here they are:

"All I'm Asking" by Band of Heathens: Band of Heathens have actually been around for awhile, but this is the first song I've heard of theirs so far. It is a roots-y rock number slightly reminiscent of acts like The Band. It starts out with a thumping, funky bass line, but as a honky-tonk sounding piano and various string instruments in the background start to come in, "All I'm Asking" starts to get a bit more of a shape as a song. The chord progression from A major to F sharp minor is a bit like The Small Faces' "Itchycoo Park". A song like this one wouldn't have been out of place in another decade, and it is only from the production of the record that you can tell that this is not actually an older song.

"Angela" by The Lumineers: First "Ophelia", then "Cleopatra", now "Angela"?! Is it just me, or does Wesley Schultz have more girls on his mind than just his bandmate, Neyla Pekarek?! Of the three titular girls, "Angela" seems to suffer less than the other two characters. Ophelia and Cleopatra both suffered in their respective songs, which I suppose makes sense since the names of both are synonymous with Shakespeare characters, but Angela is a more liberated character, one who feels "home at last", as the refrain in her song states. The epic saga of The Lumineers only continues from here!

"Friendship (Is A Small Boat In A Storm)" by Chicano Batman: You're not gonna hear bands with a name like "Chicano Batman" every day, are you?! Didn't think so! Well, as it turns out, you're not gonna hear their kind of music every day either! The weirdly named quartet (who are, in fact, Chicano, but sadly not alternate identities for Batman), have an eclectic blend of late '60s styled soul music, Latino rhythms, swirling psychedelic guitar riffs, and groovy organ riffs, all in one brightly colored package! To top off all the excitement you might be getting just from reading this, Chicano Batman happen to hail from my hometown, which is none other than Los Angeles!

"Hungry Ghost" by Hurray for the Riff Raff: It's not even the second month of the year and already I have a good song for this year's Halloween playlist! The mysterious, spooky (but fun) vibes of Hurray for the Riff Raff's "Hungry Ghost" go perfectly with its haunting title! The electro-rock instrumentation of "Hungry Ghost" is a bit closer to Bat for Lashes than it is for Hurray for the Riff Raff. Come to think of it, the lyrics the song has, largely concerning isolation and alienation, seem a bit inspired by Bat for Lashes as well. Happy Halloween, 10 months in advance!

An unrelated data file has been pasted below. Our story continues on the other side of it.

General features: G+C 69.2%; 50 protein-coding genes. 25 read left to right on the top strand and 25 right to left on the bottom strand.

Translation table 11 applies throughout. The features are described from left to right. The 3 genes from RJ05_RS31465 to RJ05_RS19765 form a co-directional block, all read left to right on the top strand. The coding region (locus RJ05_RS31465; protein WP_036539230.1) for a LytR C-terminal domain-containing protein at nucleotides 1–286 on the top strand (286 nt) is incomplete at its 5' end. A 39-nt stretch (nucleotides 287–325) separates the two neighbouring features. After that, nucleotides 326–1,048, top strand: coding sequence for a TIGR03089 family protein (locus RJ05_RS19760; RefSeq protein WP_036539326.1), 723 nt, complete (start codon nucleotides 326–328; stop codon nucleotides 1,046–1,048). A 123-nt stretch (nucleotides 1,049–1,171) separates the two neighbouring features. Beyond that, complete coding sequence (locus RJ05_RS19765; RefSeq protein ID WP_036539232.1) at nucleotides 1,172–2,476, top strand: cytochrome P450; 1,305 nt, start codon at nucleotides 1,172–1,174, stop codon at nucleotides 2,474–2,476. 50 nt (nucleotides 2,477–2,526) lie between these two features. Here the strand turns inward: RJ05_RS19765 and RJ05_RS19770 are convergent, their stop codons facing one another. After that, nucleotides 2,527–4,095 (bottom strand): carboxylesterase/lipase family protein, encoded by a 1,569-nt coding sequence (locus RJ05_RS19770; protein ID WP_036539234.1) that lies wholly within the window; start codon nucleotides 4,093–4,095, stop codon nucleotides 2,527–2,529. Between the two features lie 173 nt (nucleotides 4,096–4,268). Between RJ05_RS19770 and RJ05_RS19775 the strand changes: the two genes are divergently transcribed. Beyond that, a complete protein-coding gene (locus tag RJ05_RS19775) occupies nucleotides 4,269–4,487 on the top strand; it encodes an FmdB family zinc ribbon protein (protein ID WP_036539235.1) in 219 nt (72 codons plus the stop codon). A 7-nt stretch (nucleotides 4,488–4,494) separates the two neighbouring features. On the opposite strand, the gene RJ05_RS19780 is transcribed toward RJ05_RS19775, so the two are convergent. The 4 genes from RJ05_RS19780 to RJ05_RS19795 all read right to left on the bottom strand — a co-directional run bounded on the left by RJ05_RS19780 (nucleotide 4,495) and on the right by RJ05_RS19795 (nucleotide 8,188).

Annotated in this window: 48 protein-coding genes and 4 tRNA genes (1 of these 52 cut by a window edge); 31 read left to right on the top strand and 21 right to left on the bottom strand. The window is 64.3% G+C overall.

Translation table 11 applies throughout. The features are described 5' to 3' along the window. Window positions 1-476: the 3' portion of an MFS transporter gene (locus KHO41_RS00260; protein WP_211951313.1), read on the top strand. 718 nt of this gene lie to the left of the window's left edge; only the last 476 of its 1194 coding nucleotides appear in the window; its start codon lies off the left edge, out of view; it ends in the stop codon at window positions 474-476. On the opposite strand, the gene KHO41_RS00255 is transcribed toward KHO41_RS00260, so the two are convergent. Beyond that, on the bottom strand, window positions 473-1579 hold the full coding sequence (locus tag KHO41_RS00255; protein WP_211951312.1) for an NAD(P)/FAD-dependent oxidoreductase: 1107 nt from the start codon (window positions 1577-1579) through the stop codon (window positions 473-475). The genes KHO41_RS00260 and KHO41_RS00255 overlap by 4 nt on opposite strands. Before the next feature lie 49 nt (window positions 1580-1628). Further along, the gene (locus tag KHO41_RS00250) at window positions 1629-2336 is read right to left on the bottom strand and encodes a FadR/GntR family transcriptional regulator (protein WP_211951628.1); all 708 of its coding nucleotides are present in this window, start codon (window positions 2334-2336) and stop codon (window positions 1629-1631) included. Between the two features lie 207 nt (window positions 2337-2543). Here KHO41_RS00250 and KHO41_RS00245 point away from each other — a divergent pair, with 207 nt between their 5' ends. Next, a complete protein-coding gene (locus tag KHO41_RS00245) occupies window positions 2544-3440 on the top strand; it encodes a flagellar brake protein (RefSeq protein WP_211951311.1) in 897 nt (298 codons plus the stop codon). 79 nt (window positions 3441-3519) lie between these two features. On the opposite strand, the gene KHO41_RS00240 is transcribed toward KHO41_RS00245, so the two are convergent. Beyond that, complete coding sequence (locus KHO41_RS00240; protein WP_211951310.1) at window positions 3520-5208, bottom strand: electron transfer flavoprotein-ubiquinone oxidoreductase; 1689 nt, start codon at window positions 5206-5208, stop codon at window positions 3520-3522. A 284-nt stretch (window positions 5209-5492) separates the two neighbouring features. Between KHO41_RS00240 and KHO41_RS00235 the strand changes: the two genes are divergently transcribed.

"I Give You Power" by Arcade Fire (featuring Mavis Staples): With a sound that comes off as an unlikely cross between Talking Heads and Nine Inch Nails, Arcade Fire's latest song is, as you might have guessed, a protest song about the person who now occupies the position of being the 45th President of the United States of America. "I give you power", Win Butler sings, followed by, "and I can take it away", immediately afterwards. Soul mistress Mavis Staples joins Win on what could be described as her darkest song yet! Arcade Fire giveth, and Arcade Fire taketh away. No more Mr. Nice Indie Rocker! When the going gets tough, the tough get going!

"Push Off" by The Palms: "Palms", perhaps, refers to palm trees in this case, and not to the palms of our hands, but I guess we'll never know for sure. The reason I say palm trees is because the music of The Palms' debut song, "Push Off", is gentle like palm trees swaying in the breeze, at least in the musical sense it is. Lyrically, it's a bit more bitter. It's clearly about a relationship that the lead singer wants to brush aside and forget about, as evidenced by him calling his former lover a "push off" and then telling them to "push off" afterwards. What a calming song, though! This mostly acoustic guitar based rock song even has a soft piano solo in the middle of it to add to its already breezy flavor! If you've had a bad breakup but you still wanna play it cool, then this song is for you!